After some 40 years as a professional photographer, photographic journalist, and educator, I have at one point of another worked with or tested most of the major camera systems available since the mid-1960’s.
In recent years I have been especially interested in digital SLRs, because these clearly represent the future of mainstream professional and advanced amateur photography.
Recently I have noticed a disturbing trend though — as several companies bring their first DSLRs to market — and it concerns histograms. Or, I should say, either the lack of or poor quality of histograms. (If readers are unfamiliar with what a histogram is or does, you may wish to read my tutorialUnderstanding Histograms, and alsoExpose to The Right).
Mossy Bridge — Big Sur, CA. November, 2003
Contax 645 with Hartblei 45mm f/3.5 f.3.5 Super-Rotator lens
and Kodak DCS Pro Back at ISO 100
It is not an exaggeration to say that thepost-exposure histogramis the most important tool the photographer has available for judging digital exposure accuracy and appropriateness. What the critical photographer should expect from their camera is a post exposure display screen on the camera’s rear LCD that displays within a second or two the following…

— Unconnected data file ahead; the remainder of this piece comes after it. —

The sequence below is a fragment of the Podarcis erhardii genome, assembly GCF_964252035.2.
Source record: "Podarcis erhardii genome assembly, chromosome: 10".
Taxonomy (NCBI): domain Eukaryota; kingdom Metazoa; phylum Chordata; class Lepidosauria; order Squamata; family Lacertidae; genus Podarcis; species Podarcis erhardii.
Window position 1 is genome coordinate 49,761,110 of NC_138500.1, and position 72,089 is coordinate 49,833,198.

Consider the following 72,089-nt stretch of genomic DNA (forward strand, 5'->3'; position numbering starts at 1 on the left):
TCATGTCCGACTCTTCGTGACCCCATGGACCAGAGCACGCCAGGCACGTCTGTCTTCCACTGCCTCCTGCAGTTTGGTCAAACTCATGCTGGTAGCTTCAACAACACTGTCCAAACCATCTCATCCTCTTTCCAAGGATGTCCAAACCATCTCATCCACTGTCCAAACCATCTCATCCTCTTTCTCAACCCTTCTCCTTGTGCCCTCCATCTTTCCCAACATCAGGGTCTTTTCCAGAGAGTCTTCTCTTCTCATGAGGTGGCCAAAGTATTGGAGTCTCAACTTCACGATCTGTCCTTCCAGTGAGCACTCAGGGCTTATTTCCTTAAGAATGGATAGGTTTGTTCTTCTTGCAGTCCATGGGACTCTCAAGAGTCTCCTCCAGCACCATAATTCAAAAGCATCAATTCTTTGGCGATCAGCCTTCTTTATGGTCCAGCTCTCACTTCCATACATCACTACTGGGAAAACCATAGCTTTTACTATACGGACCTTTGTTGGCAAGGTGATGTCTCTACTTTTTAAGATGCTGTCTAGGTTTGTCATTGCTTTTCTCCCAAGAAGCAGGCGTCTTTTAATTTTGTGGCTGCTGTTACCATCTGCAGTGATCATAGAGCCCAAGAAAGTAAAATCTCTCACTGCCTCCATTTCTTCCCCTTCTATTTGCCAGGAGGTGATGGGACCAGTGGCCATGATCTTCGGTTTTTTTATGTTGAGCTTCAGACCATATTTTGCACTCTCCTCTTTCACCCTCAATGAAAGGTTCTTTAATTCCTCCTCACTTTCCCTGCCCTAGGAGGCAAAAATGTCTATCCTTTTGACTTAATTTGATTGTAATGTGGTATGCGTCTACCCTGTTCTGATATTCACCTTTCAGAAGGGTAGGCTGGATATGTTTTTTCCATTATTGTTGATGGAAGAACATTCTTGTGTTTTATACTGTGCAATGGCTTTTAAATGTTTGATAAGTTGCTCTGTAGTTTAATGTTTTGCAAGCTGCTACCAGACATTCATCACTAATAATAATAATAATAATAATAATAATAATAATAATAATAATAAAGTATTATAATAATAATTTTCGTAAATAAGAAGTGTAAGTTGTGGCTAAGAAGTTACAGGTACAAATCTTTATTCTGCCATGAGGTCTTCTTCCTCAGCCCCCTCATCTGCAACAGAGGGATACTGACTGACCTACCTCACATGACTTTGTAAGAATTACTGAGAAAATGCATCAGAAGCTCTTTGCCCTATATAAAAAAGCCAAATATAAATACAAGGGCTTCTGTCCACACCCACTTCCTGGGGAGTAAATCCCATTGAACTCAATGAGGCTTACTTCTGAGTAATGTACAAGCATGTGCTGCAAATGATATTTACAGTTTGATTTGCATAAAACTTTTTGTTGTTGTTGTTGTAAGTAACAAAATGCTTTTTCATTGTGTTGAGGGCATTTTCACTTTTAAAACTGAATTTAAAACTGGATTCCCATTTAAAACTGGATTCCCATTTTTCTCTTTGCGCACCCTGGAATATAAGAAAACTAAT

— An accurate colour display of the image just photographed
— a superimposed histogram
— flashing overexposed highlights
In addition the histogram should display the following…
— vertical grid lines indicating each F stop of available dynamic range
— a clearly marked point indicating overexposure (255)
— separate indications for each of the Red , Blue and Green channels so that clipping on any one channel is clearly visible
Finally, include a well written chapter in your manual on how to read and interpret histograms! Photographers newly switching to digital need to be educated as to the advantages of using histograms.